Report: St. John will drop two-point 911 plan
BY CARRIE NAPOLEON Post-Tribune correspondent December 3, 2013 12:02PM
Updated: January 5, 2014 6:23AM
St. John Town Council President Michael Forbes said an announcement by E-911 leaders Tuesday that the town plans to back off its proposal to create a second suburban dispatch center in the county was premature.
Forbes said there “still needs to be some significant discussion” about the terms of the interlocal agreement that would create one consolidated public safety answering point in the county before the town’s plans are put aside.
Herbert Cruz, director of the Lake County Public Safety Communications Commission, and Thomas Dabertin, commission consultant, on Tuesday morning announced the two entities had come to an agreement and St. John officials would no longer pursue a plan splitting the county into two dispatch areas after changes to the interlocal agreement dropped the requirement that all participants contribute a portion of their new public safety income tax revenues to pay for equipment and continued operations.
“We are nearing an agreement on it. We are coming to terms. We need to and will talk with the E-911 group. There are still some financial concerns and operational concerns,” Forbes said.
By Tuesday evening, Cruz confirmed St. John officials have lingering concerns. However, he received an email earlier in the day from Steve Kil, St. John town manager and creator of the alternate two-answering-point proposal, confirming the E-911 commission could release the information that the town would be moving toward the single answering point. A meeting between Kil, Cruz and the commission’s attorney, Nicole Bennett, is scheduled Wednesday to address what he described as minor lingering concerns. Kil could not be reached for comment Tuesday.
In September, Kil and Forbes presented the alternative two-answering-point plan to the E-911 commission that they said would save some communities money and would not require them to turn over a portion of their new public safety income tax dollars.
Under the proposal, one group would include East Chicago, Gary, Hammond, Hobart Lake Station, Merrillville, New Chicago and Whiting. The other group would include Cedar Lake, Crown Point, Dyer, Griffith, Highland, Lake County, Lowell, Munster, Schererville and St. John.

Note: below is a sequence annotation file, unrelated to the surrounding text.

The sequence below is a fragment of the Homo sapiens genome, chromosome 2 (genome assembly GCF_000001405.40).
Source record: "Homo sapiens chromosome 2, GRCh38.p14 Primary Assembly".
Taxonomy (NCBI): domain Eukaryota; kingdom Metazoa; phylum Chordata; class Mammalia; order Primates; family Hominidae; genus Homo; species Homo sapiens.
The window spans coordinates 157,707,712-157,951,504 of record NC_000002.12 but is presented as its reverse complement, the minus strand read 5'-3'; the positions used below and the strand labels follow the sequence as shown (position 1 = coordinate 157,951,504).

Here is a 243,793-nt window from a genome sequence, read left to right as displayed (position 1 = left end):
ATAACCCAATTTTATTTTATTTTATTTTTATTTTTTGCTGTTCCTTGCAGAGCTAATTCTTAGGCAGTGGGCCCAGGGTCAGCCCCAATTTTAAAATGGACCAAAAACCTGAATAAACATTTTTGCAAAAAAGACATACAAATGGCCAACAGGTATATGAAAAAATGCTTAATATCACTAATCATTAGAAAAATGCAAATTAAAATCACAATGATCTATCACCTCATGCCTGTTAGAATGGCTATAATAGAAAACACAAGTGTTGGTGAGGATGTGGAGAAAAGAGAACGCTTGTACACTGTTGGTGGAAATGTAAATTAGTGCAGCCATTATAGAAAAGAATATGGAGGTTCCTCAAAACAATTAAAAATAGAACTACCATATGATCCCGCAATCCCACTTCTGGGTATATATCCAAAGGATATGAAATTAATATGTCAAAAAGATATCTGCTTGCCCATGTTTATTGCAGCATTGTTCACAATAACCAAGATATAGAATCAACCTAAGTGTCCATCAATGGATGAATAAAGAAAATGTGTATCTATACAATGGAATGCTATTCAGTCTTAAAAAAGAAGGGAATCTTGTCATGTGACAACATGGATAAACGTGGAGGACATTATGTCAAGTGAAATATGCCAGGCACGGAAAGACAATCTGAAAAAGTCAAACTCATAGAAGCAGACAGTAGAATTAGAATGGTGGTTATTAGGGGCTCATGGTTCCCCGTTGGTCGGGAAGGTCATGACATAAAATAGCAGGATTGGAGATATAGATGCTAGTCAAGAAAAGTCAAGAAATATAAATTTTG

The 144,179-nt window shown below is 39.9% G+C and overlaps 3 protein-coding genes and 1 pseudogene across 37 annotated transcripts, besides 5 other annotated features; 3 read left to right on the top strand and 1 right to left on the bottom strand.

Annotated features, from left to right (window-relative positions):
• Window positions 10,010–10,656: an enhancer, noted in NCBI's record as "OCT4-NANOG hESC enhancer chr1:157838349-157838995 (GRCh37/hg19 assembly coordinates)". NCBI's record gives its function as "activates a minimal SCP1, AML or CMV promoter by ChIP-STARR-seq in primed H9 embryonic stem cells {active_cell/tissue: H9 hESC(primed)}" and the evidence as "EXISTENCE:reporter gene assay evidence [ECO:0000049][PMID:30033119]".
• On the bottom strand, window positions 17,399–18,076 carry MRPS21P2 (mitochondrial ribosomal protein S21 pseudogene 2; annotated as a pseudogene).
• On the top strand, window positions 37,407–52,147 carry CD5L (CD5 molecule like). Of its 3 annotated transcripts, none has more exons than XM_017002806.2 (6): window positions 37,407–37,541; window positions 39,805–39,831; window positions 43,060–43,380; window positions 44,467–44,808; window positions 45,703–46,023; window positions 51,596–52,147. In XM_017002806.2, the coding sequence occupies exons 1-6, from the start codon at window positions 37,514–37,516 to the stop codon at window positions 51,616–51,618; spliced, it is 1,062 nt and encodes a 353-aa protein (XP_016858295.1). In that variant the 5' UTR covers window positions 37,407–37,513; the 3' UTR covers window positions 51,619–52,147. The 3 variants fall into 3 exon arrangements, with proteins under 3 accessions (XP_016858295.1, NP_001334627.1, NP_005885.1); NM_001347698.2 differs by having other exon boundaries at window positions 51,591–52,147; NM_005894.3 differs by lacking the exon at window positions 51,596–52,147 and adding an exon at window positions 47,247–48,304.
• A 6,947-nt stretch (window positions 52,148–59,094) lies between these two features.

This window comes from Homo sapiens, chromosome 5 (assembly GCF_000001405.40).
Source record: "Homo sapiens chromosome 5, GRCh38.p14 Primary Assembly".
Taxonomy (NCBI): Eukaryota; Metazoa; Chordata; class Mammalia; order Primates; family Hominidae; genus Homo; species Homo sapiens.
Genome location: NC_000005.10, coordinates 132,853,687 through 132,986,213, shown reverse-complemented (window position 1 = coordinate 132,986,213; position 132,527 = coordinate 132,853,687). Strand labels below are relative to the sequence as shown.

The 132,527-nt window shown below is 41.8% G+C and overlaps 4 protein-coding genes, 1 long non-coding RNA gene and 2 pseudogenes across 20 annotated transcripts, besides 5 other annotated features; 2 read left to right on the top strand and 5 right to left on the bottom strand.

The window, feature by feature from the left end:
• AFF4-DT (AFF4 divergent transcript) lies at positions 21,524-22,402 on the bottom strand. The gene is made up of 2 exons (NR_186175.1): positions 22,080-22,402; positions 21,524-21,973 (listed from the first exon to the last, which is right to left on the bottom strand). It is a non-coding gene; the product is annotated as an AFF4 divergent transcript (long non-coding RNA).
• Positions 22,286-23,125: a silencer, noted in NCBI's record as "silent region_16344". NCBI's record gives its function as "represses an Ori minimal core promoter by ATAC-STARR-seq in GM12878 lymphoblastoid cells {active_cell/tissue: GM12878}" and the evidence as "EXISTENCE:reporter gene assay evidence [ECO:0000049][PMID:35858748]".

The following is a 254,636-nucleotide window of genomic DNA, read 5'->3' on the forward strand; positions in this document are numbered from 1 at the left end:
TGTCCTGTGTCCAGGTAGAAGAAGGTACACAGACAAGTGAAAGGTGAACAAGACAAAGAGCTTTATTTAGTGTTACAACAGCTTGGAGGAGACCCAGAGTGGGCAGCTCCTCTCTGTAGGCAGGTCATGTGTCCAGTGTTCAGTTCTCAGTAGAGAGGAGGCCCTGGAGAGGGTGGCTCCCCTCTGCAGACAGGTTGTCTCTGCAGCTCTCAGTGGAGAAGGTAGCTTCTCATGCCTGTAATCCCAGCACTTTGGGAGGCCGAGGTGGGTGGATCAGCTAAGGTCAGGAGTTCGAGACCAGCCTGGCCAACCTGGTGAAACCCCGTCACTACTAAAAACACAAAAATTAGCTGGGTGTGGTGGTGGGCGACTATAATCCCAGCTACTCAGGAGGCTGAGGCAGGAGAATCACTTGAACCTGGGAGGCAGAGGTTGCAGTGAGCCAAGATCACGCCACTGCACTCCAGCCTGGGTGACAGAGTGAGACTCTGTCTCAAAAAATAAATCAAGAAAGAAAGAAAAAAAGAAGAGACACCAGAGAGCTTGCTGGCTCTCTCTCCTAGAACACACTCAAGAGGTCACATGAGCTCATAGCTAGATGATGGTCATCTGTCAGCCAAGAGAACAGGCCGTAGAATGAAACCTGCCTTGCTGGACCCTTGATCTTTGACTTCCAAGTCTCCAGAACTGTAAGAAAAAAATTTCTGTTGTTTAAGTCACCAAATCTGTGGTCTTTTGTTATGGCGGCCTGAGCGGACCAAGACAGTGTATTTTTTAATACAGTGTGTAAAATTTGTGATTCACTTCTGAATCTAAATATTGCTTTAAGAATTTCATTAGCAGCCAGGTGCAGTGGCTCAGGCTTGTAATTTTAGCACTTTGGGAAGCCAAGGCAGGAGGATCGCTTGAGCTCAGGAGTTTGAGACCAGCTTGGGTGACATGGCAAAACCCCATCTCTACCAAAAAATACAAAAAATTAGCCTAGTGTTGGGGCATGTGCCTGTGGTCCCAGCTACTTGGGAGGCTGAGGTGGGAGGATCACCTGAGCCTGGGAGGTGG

Introduction of the plan prompted substantial revisions to the interlocal agreement for the single consolidated answering point, including removing the provision committing public safety income tax dollars.
Support for this latest revision of the interlocal agreement has been growing among officials. Hammond Mayor Thomas M. McDermott Jr. and East Chicago Mayor Anthony Copeland said they planned to sign the interlocal agreement and would encourage their city councils to follow suit.
Crown Point on Monday became the first city to have both the mayor and city council sign the interlocal agreement. The city council unanimously approved the document after determining the single countywide consolidation would provide better services to the city for a little less than they currently pay for E-911 dispatch services.
Cruz said the proposal presented by St. John forced officials to look hard at the agreement and prompted the county to make deep concessions.
“I believe that the concerns and issues that caused St. John to propose a second PSAP (public safety answering point) have been addressed. Due to their concerns, we have a better interlocal agreement,” Cruz said.
Cruz said the county has agreed to shoulder the burden of cost overruns and additional expenses that will fall outside of the state-required transfer of the portion of each units property tax levy currently spent on E-911 dispatch services.
Crown Point officials agreed Monday the revised interlocal agreement was key to their participation.
“Steve Kil was able to put some numbers out there that made people come back to the table and sharpen their pens,” Uran said. “The latest version is finally something we can understand and support.”